Fortress Europe: Death by Policy

The UNITED ‘List of Deaths’ draws since 1993 unwelcome attention to the role of our societies in protecting those who flee from war, persecution, poverty or natural disasters and highlights the serious flaws in our asylum and immigration systems that repeatedly threaten human dignity. On the way to Fortress Europe, in detention or identification camps, during deportation, or once repatriated, many refugees and migrants die.

Europe’s exclusion policies make it almost impossible to enter Europe regularly. These fatal policies have forced thousands of people to resort to irregular ways of getting to a country where they are safe and where economical survival is possible. No matter how different the circumstances of these deaths are, they can all be ultimately put down to one reason: the building of a Fortress Europe which refers to the policy of exclusion and the on-going tightening of EU asylum policies. These decisions are taken on highest political level: the Schengen Treaty, the Dublin Convention and EU border control programmes.

We face a rat race of tougher asylum policies amongst the European Member States – accompanied by common European initiatives to reduce immigration. EU migration policies are driven by targets and objectives rather than humanity.

In the face of civil war, conflict and global political and social unrest, Europe responds by adopting exclusionary practice and policies, turning a blind eye to the root causes of migration. Refugees and migrants fleeing to Europe are presented to the public opinion (and as a result perceived) as the reason of many problems in Europe. They are abused as scapegoats, thus stimulating racist ideology and offering ground to right wing populist parties. Instead of being the problem, refugees and asylum seekers are in search of a solution to the serious problems they leave behind in the countries they had to flee. Refugees are not the problem! The real problem is a general lack of vision in Europe on migration and a lack of support for the peaceful development in their home countries.

It is important to bear in mind that all these deaths are due to policies that criminalise a fundamental human right: freedom of movement. Many also violate other rights such as the right to leave and return to your country of origin, the right to seek asylum and the right to family reunification. These rights are laid out in the 1951 Geneva Convention and are not simply a set of values and principles the EU should try to uphold, but constitute international law to which each participating country is bound.


The European agreement called ‘Dublin Convention’ requires asylum seekers to register in the country where they first enter the EU. In reality this tends to be the south of Europe, such as Italy, Spain and Greece. These three countries are heavily indebted and provide only minimal welfare for refugees, already struggling to provide for their inhabitants. This situation leads to the development of xenophobia, racist attacks and growing populist political movements.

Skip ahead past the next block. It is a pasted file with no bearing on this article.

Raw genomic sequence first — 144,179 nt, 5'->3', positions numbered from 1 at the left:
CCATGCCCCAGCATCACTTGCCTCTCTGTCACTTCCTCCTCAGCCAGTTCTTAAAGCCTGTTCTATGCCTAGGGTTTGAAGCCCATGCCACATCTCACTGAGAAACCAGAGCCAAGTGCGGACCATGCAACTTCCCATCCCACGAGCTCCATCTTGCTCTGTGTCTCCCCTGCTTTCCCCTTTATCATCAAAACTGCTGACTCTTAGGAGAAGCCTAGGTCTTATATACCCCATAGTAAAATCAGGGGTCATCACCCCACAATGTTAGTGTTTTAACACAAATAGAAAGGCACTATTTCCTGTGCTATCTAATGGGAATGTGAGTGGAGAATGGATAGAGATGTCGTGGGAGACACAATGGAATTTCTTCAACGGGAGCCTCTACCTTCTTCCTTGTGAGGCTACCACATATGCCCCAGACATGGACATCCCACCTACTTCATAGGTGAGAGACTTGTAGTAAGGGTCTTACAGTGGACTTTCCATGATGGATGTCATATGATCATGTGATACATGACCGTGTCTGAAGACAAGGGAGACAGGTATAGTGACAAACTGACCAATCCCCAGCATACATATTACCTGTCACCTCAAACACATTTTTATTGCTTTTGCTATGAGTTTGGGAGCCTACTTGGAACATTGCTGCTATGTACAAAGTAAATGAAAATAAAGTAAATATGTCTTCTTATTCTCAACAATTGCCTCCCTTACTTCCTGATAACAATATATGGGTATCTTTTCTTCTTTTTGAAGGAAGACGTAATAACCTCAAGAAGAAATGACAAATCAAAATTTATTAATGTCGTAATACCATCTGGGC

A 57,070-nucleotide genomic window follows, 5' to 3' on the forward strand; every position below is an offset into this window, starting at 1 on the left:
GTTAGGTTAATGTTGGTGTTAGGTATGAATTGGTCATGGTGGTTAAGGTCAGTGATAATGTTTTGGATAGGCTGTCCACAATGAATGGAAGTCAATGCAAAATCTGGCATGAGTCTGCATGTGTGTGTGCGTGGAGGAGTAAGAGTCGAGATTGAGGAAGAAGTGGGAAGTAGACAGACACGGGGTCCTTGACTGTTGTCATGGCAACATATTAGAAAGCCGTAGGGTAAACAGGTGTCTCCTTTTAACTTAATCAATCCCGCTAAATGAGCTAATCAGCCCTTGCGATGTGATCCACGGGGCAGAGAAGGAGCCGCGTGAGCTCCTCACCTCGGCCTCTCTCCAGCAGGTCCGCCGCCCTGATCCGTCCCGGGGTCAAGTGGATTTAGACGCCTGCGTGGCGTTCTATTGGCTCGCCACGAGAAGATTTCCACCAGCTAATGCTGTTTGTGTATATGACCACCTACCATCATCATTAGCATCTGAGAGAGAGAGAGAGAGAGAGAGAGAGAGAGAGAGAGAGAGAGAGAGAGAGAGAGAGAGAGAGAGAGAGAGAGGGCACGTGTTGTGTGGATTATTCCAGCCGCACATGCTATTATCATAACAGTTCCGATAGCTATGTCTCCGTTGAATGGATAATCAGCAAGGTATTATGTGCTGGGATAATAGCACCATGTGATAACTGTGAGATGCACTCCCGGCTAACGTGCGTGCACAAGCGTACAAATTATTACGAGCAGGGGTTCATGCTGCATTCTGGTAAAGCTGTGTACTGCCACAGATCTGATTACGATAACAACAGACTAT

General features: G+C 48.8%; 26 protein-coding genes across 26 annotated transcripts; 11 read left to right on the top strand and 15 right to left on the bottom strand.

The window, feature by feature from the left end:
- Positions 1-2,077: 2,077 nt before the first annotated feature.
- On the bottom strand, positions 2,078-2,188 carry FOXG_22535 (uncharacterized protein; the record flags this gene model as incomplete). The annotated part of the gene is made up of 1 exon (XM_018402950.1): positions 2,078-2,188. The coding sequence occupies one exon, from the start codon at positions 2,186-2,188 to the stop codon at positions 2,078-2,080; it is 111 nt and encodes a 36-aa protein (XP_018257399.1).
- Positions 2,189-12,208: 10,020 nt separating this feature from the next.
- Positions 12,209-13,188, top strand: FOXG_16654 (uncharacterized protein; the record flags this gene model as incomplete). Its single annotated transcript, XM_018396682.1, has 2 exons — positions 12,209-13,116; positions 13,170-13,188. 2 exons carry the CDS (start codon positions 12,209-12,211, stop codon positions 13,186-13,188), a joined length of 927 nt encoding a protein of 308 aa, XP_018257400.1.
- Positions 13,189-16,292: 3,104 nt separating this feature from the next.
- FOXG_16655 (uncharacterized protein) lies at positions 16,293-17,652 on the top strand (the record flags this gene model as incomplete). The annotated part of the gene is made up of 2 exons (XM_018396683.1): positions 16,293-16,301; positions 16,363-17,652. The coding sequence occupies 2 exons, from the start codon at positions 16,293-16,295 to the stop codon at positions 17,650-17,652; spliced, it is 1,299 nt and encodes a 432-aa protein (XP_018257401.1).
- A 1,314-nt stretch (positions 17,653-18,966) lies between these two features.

Many refugees are left without protection after entering the EU but are forced to stay in the country ‘responsible’ for them. The Dublin agreement became a key tool in a regime of border controls, allowing refugees to be deported from the wealthier northern countries back to poorer countries of entry. This is just passing the buck of responsibilities. In their turn the EU-border countries are pushing back newly arrived refugees to outside EU territory. And their non-EU neighbours are financially supported to keep the refugees even further away from ‘our’ borders. These pushback actions must be stopped and responsibilities taken.

Unfortunately, the issue is not high on the political agenda of the mainstream politicians. Right-wing populists however are taking up the issue and campaigning against immigration. In the discourse of European politicians, ‘traffickers’ and ‘people smugglers’ are identified as being the great villains, yet the hardened borders and tightened asylum policies directly force people in illegality and create a need for facilitators helping migrants to cross borders. Traffickers are not the reason for migration.

When so many choose to take their own lives rather than returning to the situations they fled from, when migration is not just the nicer, but the only option, there is clearly a need for governments to critically assess their decision-making processes.

In January 2014, a group of 12 refugees drowned after the Greek coast guard pushed back their boat at high speed to Turkish waters. The boat capsized and the refugees were prevented by the coast guards to leave their sinking vessel (ECRE, 2014).


For years European governments have tried to implement border control and militarisation policies. What can be seen is that borders are shifting towards the outer parts of Europe where tighter controls are being implemented. The ultimate aim of the ‘management of external borders’ is to stop victims of persecution, civil war and forced migration even before they reach Europe. Numerous deaths, including those that remain unknown, are a direct consequence of the reinforcement of EU borders. Further realignments and restructuring of borders just leads to refugees trying to find other ways inside, often through more dangerous routes.

The externalisation of the EU’s political borders can be seen mostly in North African countries, whose coasts are the starting point for many migrant journeys into Europe, especially to Spain, Italy and Greece.

In February 2014, a group of migrants were shot at with rubber bullets by the Moroccan and Spanish border police while they were trying to swim to the Spanish enclave Ceuta, at the Moroccan border. Police was shooting both directly at people and at the floating tools the migrants needed for swimming. 17 people were killed (No Borders, 2014).